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Anatomy of a 21st-century project: A critical analysis

Kapitel i bok
Författare Mirek Dymitrow
Shelley Kotze
Karin Ingelhag
Publicerad i In: Dymitrow, M. and Ingelhag, K. (eds.), Anatomy of a 21st-century sustainability project: The untold stories
Sidor in production
ISBN 978-91-984166-3-3
Förlag Mistra Urban Futures
Förlagsort Gothenburg
Publiceringsår 2020
Publicerad vid Institutionen för ekonomi och samhälle, Kulturgeografi
Mistra Urban Futures
Sidor in production
Språk en
Ämnesord critical analysis, projects, projectification, 21st-century, autoethnography, sustainability
Ämneskategorier Sociologi, Teknik och social förändring, Arbetslivsstudier, Tvärvetenskapliga studier, Etnografi, Kulturgeografi

Sammanfattning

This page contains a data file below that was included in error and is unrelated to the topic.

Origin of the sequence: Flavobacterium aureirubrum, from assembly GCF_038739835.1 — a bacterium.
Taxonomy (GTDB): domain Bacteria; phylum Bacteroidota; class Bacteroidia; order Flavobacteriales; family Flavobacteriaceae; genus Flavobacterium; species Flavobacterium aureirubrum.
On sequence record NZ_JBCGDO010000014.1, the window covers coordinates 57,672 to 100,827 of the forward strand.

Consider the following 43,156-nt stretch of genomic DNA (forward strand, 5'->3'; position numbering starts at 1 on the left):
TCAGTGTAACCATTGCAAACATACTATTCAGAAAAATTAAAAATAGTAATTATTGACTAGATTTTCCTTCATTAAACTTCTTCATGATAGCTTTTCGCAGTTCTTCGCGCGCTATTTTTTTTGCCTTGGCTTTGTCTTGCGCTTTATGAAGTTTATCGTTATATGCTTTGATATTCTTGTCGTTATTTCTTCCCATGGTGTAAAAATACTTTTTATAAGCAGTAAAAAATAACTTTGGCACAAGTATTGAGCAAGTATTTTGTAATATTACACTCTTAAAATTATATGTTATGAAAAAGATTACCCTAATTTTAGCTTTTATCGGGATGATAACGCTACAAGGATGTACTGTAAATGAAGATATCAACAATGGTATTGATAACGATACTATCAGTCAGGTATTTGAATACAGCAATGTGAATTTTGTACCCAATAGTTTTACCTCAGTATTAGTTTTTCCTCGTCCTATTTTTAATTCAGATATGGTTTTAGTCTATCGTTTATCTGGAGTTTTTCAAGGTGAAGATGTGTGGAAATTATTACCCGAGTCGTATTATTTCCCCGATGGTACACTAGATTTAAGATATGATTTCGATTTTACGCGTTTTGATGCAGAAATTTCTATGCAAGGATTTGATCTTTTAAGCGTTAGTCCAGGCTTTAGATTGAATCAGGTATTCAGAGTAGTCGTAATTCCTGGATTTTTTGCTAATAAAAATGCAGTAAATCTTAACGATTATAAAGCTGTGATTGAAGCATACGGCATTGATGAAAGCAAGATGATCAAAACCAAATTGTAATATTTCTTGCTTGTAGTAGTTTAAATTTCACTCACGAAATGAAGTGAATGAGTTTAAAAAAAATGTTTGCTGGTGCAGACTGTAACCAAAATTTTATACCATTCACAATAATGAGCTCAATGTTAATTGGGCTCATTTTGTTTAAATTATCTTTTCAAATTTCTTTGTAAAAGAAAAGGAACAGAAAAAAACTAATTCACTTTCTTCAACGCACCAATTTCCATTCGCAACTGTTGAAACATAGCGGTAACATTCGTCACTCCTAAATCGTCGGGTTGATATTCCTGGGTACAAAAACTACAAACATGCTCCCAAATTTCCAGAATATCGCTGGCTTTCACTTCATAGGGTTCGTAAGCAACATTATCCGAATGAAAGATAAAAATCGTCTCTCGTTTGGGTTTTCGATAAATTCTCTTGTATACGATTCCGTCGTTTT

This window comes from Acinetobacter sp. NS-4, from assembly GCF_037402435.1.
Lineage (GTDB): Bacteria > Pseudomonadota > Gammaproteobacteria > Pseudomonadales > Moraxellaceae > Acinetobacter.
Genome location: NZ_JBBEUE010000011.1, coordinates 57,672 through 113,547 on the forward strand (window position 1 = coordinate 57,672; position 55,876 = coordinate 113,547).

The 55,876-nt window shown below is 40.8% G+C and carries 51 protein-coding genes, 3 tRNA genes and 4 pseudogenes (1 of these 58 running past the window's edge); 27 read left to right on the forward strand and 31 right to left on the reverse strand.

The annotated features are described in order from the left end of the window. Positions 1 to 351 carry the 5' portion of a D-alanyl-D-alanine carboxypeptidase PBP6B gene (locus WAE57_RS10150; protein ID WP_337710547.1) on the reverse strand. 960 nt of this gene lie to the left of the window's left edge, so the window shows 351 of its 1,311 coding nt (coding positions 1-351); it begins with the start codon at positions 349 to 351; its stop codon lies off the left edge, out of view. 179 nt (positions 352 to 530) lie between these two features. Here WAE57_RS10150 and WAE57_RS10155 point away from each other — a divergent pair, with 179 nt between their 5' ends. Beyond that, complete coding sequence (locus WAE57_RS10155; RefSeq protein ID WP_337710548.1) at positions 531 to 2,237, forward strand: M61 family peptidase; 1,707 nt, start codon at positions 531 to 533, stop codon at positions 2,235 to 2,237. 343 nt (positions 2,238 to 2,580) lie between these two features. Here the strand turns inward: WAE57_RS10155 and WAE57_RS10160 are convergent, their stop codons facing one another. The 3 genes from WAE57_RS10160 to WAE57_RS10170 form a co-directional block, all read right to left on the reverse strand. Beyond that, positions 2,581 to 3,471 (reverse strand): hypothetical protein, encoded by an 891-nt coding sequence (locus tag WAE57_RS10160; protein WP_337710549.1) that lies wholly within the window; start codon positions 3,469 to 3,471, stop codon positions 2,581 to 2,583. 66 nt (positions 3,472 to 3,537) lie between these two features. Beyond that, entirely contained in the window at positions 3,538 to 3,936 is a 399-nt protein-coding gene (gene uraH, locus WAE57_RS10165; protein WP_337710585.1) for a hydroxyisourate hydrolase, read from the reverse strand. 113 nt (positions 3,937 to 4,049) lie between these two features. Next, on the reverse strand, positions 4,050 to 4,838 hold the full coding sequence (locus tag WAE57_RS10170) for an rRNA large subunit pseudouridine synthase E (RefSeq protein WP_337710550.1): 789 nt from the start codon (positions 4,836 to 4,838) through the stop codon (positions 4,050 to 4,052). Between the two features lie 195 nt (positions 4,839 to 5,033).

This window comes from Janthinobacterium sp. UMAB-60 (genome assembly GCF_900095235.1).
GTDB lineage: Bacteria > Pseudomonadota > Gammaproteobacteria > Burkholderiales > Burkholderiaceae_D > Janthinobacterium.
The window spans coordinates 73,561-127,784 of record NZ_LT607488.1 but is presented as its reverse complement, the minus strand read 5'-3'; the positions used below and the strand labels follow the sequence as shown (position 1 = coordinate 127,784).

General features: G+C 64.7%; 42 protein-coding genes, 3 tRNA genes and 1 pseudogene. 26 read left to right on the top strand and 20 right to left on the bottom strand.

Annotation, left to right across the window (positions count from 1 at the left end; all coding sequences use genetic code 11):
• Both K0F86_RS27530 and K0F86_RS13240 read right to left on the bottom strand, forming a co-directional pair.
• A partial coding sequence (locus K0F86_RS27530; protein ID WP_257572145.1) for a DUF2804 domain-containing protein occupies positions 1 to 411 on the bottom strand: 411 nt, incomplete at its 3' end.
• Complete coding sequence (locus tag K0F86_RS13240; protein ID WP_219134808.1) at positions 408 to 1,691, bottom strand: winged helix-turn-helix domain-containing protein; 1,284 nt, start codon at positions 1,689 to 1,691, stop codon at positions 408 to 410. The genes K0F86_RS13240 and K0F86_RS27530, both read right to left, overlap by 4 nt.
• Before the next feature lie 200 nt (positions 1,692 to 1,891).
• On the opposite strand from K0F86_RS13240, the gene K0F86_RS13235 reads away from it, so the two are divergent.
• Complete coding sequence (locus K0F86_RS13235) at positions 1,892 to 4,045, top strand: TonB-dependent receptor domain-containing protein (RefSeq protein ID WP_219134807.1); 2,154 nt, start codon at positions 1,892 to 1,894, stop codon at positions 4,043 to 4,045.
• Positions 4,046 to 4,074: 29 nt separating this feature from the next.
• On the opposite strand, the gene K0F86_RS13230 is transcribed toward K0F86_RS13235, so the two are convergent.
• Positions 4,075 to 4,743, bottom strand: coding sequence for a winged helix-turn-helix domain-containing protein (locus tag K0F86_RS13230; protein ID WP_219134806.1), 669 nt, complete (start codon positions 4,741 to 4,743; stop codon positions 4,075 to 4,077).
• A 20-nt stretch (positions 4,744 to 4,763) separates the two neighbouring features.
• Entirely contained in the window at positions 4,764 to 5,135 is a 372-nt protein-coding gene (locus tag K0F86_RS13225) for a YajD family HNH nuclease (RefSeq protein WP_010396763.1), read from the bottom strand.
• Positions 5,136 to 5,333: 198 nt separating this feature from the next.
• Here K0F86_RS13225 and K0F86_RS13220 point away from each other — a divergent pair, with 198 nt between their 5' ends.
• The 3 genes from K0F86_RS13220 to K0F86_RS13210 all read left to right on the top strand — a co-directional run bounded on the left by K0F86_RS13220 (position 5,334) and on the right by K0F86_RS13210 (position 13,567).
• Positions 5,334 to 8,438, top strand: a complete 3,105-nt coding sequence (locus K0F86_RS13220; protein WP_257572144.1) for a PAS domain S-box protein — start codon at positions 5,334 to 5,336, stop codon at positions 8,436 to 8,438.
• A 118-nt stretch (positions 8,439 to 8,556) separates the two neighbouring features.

In this analytical chapter we focus on human factors to shed light on what a 21st-century project might look like from within. Adopting a non-essentialist perspective to project-making, we at the same time acknowledge that the notion of human nature is blurred, dynamic, changeable, heterogeneous, and internally riven. The human condition, hence, always dictates what ontological position a project adopts regarding its subject matter, execution and end results. In this respect, with this book we commit to an open-ended normativity: normative by reluctantly accepting the bias of the project formulas as we have defined their ability to shape the contemporary world, but open-ended with regard to a constant awareness that all knowledge is constructed, fluid and flawed, and that the insights here presented are only some of many possible interpretations. That said, we do not believe that plurality of opinion is intrinsically useful for creating ‘good projects’ – we believe it is an overused statement (cf. de Botton 2019) – but plurality of opinion is possibly the only way to unravel how a project operates and what keeps it afloat, including its silent triumphs and hidden pathologies. Since values and value systems can differ even within very small entities, to truly understand the inner workings of a project requires covering all its nooks and crannies. This methodological approach – autoethnography – is represented in the vast empirical section of this book – top to bottom and side to side, the results of which are discussed in the ensuing nine subsections. When things are whipped up into a sustainability frenzy with a flurry of divergent messages, it is easy to lose track of goal and purpose. For change to happen, we must dare to open a can of worms and find each other in the disenchantment of our broken world. The battle against unsustainability is a war of attrition: words against deeds – and both are enclosed in projects.

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